Further, again playing to my own baggage that I brought to the read, I was rather disappointed in the romance. In that... there really wasn't one and there was specifically no scenes that were even remotely heated. However, being a Harlequin novel as well as recommended as "Vaginal Mystery" lead me to believe there would be some physical relationship between the male & female lead. Their only true interaction of a physical nature was so vaguely detailed that I wasn't sure a kiss had occurred until spelled out several pages later.
All that aside, for a book I would not have read otherwise, this was put together in a decent package. Julia's transformation from a 'little mouse' to Lady Julia of the March family of ill repute was an interesting journey to tag along for. In the course of investigating her husband's murder (after a significant delay from the death and the start of the book), Julia finds well more than she bargained for. Though she was warned by her investigator Nicolas Brisbane (lifted directly from the pages of Sir Conan Doyle's great work but a much less intelligent man than Sherlock) that everyone has secrets and those secrets have a way of coming out even if unrelated to the murder, she continues through loss of innocence after loss of innocence. During this same time she is shedding the thoughts of who she should have been, and trying to figure out who to become. Not every scar transforms itself to mettle or even true learning but overall Julia grows over the course of the investigation.
Nicolas, however, is little more than a dark brooding foil for her to rail against, despise, be attracted to, worry over, hate, and aid by turns as necessary. He experiences no visible growth and his motives for taking and keeping the case while clearly related to Julia are never fully resolved. I recognize this a trilogy of the more standard variety with a romance that must span several novels, rather than a romance series where each book features a new couple, but even still his character is very much a paint by numbers dark brooding male with a dark past who is inscrutable. While this can work (see Angel in Buffy), it wasn't doing it for me here. The addition of 'the sight' seemed out of place.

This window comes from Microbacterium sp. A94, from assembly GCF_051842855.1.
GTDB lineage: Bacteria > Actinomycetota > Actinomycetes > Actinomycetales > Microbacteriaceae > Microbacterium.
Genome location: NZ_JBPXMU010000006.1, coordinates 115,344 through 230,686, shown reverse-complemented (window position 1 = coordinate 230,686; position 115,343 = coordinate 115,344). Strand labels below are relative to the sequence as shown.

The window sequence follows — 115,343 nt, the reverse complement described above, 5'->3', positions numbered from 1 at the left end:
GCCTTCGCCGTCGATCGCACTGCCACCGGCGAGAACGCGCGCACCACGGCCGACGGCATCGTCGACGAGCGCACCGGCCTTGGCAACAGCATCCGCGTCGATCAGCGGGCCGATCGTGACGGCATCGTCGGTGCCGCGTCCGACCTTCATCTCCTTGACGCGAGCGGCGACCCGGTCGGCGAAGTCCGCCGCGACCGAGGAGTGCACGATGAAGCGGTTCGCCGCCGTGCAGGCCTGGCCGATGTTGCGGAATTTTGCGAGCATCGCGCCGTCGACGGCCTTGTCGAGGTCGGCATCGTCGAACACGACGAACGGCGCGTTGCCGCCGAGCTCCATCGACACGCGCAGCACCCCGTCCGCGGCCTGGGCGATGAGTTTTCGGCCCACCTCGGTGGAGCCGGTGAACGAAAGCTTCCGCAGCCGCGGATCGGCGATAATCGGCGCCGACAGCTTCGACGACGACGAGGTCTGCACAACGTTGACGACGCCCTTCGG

Where this book shines is in the setting. Raybourn brings to life Victorian London very well. While the Marchs are modern in their views to the point of disbelief, they give the modern reader a gateway to this alternate time and space. The proper decorum of a lady, the gossip of the well to do, the codified class structure that even Julia cannot completely get over, the incomplete medical knowledge of the time and the racism rampant in the gentry is all well done. I am not an expert of the time period nor a history aficionado, but this felt right enough for me to enjoy the book based on my experience at Dicken's fair and other historical re-enactment societies.
The secondary characters also shine, honestly more than the male lead. Monk, Portia, Father, Fluer and the household staff all have depth to some degree or other and do more than mirror back Julia's whims.
I would not have read this book if not for the book club, and I don't intend to read further in the series. But if you are a reader who enjoys Mysteries set in Victorian London with a very slight romantic subplot and can come to this novel without my pre-conceptions, it seems like a decent romp....more